self-similarities between local neighboring regions.

 

 B. Spatial domain approaches:

i.Interpolation:

 

Many spatial
domain approaches have been proposed by researchers  over the years to overcome the limitations of
the frequency domain methods.The basic concept of image interpolation algorithms
lies in producing a high-resolution image by upsampling the low-resolution
image.The interpolation algorithms often exploit this aliasing property and
perform dealiasing of the LR image during the upsampling process.The simplest
and non-iterative forward

 model for SR reconstruction in the spatial
domain which is analogous to the frequency domain approach.The interpolation
based SR approach involves three steps namely registeration,interpolation and
restoration. Fig.2 shows the procedure of such an approach.Assume Hk is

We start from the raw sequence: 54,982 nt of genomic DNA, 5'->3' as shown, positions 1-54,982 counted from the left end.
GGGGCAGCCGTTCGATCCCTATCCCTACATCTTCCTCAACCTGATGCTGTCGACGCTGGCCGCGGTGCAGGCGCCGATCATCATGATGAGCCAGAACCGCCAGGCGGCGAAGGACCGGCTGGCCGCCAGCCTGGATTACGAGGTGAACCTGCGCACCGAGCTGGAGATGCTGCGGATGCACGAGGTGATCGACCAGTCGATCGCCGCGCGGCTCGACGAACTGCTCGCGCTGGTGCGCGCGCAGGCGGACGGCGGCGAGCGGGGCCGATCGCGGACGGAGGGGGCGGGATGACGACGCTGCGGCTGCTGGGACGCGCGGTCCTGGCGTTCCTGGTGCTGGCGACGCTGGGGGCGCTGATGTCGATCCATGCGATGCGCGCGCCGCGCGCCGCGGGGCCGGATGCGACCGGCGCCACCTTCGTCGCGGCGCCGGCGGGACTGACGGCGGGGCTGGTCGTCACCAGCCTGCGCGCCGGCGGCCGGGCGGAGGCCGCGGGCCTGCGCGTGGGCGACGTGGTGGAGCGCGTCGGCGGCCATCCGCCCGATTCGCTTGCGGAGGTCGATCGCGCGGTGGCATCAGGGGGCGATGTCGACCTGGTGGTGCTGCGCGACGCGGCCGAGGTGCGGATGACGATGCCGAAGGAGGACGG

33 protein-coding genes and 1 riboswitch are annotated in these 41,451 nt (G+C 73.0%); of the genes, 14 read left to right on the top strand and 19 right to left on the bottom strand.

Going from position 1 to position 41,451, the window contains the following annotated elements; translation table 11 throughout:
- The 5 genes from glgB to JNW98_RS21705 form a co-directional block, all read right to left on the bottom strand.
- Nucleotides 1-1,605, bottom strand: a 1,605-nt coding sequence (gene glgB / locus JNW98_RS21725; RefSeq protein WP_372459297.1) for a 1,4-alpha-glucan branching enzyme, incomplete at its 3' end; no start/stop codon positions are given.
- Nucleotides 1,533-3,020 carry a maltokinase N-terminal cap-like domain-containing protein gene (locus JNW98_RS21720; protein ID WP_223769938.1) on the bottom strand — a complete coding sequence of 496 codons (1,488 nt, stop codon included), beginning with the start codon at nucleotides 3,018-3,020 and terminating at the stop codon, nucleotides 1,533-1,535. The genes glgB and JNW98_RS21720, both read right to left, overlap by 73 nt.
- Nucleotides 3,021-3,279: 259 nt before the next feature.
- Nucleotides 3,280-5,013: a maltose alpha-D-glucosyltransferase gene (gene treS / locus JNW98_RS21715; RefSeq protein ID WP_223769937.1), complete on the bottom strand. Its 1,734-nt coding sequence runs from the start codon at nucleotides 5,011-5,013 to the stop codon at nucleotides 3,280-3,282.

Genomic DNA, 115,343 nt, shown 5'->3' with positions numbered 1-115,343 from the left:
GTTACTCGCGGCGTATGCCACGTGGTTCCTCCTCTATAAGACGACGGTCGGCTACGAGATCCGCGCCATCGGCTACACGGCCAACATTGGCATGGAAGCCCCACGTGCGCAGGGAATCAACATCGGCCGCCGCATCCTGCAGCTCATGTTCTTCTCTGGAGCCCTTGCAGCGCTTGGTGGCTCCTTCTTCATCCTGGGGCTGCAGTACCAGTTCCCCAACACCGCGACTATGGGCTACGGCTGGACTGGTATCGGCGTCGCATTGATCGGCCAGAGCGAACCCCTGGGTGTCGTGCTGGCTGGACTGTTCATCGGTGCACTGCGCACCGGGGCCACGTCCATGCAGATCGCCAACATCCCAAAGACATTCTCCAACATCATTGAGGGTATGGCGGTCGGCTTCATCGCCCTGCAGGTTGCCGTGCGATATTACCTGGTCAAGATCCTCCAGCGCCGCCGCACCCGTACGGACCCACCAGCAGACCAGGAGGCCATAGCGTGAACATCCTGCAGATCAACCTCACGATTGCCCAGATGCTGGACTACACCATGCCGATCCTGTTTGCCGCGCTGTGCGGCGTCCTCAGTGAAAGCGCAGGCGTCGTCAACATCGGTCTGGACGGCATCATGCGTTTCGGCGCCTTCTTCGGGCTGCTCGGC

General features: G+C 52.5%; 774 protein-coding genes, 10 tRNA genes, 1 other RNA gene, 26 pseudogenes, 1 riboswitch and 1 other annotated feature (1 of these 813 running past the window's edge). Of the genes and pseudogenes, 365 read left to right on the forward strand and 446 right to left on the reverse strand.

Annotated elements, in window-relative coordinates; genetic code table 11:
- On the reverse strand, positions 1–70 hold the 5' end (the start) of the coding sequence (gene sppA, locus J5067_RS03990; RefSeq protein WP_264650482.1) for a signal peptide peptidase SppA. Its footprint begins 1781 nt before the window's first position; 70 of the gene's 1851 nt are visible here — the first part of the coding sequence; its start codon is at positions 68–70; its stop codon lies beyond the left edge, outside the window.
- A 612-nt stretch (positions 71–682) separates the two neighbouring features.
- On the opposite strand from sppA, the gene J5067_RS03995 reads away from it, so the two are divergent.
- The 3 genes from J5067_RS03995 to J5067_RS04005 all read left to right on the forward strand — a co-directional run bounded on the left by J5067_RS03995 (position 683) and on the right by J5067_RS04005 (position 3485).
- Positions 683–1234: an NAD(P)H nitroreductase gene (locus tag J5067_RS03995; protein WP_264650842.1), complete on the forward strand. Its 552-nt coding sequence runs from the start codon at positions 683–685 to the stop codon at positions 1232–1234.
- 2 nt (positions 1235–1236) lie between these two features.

Linearly Spatial Invariant (LSI) and is the same for all K frames, and denoted
as H.Considering  simple motion
models such as translation and rotation then H and Fk commute67  and  the relation is given by,

           Y k =
DkHFkX + Vk = DkFkZ,   k =1,2….K               (7)

which formulates a
forward non-iterative approach based on interpolation and restoration.

 

Fig.2.Interpolation
steps

There are many
complex interpolation approches in the literatutre which includes Cubic
B-Spline,New Edge Directed Interpolation(NEDI-Covariance based),Gradient based
Adaptive Interpolation(GBAI),Auto Regressive Interpolation(ARI) and Edge Guided
Interpolation(EGI).

 

ii. Iterative Back Projection
approach:

Irani and Peleg 8 proposed an Iterative
Back Projection (IBP)algorithm,
where the high-resolution image is estimated by iteratively projecting the
difference between the observed low-resolution images and the simulated low
resolution images. Decimating the pixels of input LR
image the initial HR image can be generated.The initial HR image is degraded